The world lost Stephen Covey recently. Although the cult-like admiration of some of his followers always weirded me out a little, I think he had some great lessons to teach us. His picturesque language describing things like “moving the big rocks” helps provide tactics for dealing with real-world challenges like prioritization. I moved some limestone around the yard this summer and, regrettably, didn’t find much applicability of that particular lesson, but it is one I have tried to apply to my work and side projects.
I’m actively working on a side project nearing its two year mark now. The subject, generally speaking, is textual data mining and predictive analytics. I’m having a blast, and hoping to turn a corner and launch my software to at least a limited audience this fall. At this point, I need to come up from programming for some air to get some ducks in a row on the business side. I’m expecting to have to build my brand recognition and a customer list, but based on my reading of the market, the demand for a general-purpose SaaS solution is there. Twitter reported in the past that as many as 60% of all Tweets are never read by a person. Social media networks, interactive forums, and internal business systems have a ton of user-generated textual content that isn’t leveraged much beyond waiting for someone to come across it in a search or file listing.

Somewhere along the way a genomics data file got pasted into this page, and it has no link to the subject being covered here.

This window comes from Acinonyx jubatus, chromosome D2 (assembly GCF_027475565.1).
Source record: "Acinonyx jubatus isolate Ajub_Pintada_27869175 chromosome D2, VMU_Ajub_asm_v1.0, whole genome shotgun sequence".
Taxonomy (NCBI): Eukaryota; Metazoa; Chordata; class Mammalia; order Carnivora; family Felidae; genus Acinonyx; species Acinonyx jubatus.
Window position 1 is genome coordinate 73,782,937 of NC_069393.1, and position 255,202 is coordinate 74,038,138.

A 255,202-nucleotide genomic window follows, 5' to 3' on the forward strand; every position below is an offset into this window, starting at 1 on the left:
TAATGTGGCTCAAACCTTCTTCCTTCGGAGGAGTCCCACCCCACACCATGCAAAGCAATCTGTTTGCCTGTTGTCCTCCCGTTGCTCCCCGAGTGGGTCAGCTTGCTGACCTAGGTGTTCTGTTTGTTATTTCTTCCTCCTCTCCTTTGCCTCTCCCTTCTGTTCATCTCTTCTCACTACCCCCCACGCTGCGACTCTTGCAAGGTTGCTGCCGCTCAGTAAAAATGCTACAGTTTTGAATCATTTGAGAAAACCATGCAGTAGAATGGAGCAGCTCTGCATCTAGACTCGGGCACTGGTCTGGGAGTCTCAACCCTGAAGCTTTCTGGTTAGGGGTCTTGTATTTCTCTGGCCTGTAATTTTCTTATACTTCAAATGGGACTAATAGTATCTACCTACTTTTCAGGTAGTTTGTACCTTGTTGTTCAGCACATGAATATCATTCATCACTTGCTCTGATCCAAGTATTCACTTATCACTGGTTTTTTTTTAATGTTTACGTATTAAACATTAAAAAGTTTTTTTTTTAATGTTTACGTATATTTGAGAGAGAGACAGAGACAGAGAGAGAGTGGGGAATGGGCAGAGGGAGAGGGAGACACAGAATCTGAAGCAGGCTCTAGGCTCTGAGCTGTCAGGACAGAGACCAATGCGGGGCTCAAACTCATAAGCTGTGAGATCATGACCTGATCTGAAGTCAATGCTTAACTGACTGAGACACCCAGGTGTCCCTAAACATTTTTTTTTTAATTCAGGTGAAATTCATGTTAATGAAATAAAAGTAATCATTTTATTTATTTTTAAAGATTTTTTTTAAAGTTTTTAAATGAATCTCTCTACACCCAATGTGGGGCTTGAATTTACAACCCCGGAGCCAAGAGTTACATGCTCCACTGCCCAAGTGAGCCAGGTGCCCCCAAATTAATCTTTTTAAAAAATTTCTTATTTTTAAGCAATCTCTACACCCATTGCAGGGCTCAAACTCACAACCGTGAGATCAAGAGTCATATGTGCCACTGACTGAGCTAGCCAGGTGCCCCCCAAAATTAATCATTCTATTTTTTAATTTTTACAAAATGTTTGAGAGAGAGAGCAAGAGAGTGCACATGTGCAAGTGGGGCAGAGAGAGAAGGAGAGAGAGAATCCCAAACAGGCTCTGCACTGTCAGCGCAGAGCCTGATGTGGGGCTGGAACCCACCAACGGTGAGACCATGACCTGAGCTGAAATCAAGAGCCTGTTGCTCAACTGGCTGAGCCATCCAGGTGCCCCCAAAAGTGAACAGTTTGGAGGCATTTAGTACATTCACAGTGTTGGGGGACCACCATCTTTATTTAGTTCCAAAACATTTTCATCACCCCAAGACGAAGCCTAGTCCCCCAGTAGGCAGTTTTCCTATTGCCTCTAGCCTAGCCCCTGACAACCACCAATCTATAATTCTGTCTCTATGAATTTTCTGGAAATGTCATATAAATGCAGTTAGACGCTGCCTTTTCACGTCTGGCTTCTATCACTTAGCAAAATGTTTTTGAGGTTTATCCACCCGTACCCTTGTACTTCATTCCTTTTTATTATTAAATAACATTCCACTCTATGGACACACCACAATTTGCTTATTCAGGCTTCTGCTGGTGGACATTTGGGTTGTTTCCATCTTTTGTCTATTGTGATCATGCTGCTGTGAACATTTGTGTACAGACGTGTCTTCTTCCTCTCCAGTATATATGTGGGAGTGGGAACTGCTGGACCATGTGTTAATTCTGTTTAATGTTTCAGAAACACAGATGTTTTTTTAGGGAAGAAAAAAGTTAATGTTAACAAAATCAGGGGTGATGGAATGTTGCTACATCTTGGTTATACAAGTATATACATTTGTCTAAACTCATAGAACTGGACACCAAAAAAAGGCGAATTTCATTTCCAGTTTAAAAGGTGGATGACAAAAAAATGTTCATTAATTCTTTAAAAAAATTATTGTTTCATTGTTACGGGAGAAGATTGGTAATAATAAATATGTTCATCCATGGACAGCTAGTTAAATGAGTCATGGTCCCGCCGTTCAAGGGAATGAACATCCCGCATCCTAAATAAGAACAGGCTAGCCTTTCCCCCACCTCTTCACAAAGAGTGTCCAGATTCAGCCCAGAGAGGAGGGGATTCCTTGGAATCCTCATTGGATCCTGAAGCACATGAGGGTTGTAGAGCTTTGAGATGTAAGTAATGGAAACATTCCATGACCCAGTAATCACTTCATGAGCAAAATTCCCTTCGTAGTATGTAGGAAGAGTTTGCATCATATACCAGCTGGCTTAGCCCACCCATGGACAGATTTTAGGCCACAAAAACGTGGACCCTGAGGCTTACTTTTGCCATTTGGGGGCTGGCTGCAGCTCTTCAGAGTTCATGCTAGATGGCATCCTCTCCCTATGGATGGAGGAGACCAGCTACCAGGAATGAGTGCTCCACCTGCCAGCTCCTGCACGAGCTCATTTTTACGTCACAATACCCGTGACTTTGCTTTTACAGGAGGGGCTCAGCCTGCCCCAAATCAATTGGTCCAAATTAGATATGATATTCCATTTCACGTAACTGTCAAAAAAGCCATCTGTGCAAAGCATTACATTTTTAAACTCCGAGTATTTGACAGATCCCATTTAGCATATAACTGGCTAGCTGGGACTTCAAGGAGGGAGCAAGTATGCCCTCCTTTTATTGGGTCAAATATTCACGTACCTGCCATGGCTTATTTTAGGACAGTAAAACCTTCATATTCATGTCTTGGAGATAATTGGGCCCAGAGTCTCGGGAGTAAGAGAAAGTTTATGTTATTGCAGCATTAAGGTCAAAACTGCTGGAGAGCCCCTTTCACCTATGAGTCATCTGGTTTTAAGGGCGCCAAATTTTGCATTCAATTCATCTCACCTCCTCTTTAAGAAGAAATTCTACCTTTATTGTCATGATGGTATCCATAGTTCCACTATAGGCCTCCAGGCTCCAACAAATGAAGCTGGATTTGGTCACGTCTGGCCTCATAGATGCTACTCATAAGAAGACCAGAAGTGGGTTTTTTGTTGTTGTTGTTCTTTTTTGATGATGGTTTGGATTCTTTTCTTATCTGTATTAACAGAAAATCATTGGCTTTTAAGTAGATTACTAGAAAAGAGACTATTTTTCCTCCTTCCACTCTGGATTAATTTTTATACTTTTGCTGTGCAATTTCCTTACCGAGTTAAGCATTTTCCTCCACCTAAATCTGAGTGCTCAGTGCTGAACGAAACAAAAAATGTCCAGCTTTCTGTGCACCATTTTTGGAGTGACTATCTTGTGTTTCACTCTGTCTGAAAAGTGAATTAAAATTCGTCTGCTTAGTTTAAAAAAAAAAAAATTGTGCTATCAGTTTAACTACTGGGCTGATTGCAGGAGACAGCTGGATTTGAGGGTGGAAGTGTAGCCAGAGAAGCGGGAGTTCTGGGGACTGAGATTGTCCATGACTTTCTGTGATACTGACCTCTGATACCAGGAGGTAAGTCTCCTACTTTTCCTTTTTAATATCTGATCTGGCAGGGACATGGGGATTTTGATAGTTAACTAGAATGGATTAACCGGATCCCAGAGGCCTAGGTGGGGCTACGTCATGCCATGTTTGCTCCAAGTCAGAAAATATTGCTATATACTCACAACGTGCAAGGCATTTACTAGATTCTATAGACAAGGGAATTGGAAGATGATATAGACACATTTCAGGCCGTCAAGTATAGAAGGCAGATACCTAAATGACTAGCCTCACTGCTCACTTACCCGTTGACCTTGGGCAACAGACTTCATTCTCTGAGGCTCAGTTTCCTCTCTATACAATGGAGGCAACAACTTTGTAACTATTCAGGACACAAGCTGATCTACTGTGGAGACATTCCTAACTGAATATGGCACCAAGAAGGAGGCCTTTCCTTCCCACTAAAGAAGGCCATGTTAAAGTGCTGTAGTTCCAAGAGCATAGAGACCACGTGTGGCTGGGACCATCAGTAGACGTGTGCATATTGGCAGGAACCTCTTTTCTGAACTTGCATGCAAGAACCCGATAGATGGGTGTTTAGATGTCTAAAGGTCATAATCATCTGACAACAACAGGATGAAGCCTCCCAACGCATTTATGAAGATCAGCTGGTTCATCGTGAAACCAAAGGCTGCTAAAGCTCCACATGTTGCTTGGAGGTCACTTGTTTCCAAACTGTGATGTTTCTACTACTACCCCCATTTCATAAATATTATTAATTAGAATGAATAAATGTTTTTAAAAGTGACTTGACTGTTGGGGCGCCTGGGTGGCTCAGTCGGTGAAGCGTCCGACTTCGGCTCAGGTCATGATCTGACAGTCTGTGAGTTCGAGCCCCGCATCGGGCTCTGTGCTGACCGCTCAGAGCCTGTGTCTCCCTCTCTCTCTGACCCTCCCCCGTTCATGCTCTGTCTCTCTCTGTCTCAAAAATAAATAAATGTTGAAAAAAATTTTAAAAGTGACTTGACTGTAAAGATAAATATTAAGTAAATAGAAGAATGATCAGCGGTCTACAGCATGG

Some of the big rocks I’ve been moving are: defining a business problem, creating a software architecture to support a solution, prototyping workflows and user experience, researching industry challenges, analyzing SWOT (strengths, weaknesses, opportunities, and threats), and building my professional network. It’s been a tremendous learning opportunity and I’m definitely looking forward to seeing what’s next.